"Right from the very beginning, we're going to be asking them to keep track of what they eat and when they eat it. That way, we can work with them individually," said Osborne Long. "It'll be important to look at all those factors because, truly, we want people to stick with this and make the commitment."
Steve Peters, the city's superintendent of recreation, said the program is "a really great opportunity," especially considering some alarming statistics out there.
Fifty-six percent of Clinton County adults and 43 percent of children ages 2-19, he said, are considered "at risk" or overweight.
"Those are really big numbers," said Peters.
Though in line with the national average, Peters said that number still presents a challenge to be overcome.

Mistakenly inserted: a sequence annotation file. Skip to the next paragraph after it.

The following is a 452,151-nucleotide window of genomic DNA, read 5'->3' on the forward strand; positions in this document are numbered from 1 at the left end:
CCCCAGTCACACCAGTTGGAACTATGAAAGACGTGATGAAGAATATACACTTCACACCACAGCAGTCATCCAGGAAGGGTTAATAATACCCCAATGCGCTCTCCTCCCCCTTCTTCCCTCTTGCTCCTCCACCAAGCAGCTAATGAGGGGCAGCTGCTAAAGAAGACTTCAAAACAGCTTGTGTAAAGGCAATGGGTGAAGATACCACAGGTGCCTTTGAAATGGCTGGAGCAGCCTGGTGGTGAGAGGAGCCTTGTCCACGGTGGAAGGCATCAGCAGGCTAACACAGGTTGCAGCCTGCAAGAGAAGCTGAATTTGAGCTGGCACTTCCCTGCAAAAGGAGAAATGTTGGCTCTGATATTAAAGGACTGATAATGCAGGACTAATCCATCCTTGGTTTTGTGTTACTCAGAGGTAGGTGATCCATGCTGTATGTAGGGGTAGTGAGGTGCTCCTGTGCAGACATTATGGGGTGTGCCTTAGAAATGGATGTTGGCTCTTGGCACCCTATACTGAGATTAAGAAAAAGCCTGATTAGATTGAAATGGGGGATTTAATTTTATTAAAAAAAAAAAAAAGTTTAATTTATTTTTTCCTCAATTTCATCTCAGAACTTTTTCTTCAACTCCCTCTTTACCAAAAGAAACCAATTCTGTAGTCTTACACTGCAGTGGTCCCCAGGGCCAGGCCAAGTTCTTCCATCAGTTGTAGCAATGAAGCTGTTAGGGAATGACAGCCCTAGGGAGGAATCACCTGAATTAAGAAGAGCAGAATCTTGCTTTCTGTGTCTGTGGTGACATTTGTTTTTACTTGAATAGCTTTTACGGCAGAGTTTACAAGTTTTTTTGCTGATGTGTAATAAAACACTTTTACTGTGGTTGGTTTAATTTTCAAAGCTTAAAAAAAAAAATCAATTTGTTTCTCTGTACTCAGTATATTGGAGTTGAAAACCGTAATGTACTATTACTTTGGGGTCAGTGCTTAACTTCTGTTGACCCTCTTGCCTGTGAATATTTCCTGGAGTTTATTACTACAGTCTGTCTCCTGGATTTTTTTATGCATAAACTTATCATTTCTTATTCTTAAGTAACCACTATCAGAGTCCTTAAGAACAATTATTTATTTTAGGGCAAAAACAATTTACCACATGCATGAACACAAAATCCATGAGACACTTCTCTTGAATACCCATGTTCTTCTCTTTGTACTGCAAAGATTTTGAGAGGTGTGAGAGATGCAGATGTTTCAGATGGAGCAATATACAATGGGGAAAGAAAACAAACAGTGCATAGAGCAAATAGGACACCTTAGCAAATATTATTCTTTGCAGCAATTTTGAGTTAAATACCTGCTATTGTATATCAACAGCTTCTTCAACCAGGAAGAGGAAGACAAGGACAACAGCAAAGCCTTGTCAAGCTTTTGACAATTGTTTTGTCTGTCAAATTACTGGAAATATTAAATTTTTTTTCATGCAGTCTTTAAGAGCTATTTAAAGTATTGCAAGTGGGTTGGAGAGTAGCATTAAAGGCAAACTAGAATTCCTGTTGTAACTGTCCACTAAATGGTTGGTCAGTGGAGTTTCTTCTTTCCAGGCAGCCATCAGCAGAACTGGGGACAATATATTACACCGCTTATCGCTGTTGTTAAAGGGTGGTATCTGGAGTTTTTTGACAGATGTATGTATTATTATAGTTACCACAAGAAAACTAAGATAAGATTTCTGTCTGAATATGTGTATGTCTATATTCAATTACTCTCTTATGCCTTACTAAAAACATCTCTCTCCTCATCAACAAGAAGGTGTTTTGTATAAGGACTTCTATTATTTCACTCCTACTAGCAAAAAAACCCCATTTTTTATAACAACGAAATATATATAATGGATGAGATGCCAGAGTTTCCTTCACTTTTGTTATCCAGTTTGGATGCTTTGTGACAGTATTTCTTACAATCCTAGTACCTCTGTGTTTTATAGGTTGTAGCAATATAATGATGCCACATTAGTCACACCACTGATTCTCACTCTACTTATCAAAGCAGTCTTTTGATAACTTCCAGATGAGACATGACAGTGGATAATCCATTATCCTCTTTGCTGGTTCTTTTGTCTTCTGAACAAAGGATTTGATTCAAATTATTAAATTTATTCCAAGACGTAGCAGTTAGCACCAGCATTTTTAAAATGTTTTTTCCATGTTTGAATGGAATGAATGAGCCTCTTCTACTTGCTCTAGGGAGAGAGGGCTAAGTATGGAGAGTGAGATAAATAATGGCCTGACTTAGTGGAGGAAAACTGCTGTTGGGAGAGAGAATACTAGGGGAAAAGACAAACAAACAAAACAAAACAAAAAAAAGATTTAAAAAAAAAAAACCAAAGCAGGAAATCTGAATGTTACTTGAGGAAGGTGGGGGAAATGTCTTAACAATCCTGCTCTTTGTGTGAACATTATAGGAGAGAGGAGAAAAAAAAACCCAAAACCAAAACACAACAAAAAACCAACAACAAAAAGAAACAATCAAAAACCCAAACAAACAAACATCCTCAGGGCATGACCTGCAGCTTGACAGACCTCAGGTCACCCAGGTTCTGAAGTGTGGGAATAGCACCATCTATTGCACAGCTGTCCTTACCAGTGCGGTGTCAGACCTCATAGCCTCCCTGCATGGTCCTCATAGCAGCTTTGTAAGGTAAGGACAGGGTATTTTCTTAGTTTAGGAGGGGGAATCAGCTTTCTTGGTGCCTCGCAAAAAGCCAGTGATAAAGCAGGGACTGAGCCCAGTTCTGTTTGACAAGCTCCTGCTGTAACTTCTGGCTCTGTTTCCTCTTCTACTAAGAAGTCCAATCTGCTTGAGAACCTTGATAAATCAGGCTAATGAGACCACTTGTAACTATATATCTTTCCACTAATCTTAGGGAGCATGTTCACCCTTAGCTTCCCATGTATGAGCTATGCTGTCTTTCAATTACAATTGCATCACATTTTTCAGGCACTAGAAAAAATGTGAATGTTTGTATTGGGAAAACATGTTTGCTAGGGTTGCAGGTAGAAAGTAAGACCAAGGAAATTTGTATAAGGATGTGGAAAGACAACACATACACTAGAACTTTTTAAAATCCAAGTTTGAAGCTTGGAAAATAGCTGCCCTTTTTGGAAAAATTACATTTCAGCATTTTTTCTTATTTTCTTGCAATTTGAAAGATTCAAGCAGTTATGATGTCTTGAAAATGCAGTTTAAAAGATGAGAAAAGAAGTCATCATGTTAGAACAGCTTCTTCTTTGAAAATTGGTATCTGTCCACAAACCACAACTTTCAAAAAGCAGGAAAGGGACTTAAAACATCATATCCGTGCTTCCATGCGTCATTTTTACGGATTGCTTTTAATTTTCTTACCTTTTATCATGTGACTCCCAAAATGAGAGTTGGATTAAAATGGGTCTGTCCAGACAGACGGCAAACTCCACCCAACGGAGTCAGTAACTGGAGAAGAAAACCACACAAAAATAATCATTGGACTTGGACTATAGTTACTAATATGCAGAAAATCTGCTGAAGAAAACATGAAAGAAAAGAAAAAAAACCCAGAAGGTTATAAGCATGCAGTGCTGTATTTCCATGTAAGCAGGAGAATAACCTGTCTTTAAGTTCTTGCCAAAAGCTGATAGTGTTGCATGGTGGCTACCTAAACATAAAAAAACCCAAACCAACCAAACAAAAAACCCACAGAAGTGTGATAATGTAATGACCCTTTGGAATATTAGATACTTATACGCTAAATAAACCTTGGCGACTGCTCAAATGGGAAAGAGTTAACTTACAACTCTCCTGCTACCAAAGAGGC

"With today's lifestyles, it's a really big challenge to be motivated to get out there and do things," he said. "We're hoping this structure will help people recognize the benefits of healthy activities and then be able to capitalize on that and be a little bit healthier because of it."
The support system the program will focus on - rather than offering prizes at the end like the television show - will hopefully be all the motivation participants will need, said Osborne Long.
"What we plan to do is recognize the group as part of Mayor's Cup activities in July, possibly introducing them and announcing how much they lost as a group, recognizing all of them for their hard work," she said. "What we're really looking for is people to make lifestyle changes, making changes in their eating habits, their exercise routine - really how they approach each day."
"We can't pull people off the couch to do it," said Peters. "There has to be the desire, a passion within, and this is really the vehicle, the mechanism to help people take that first step."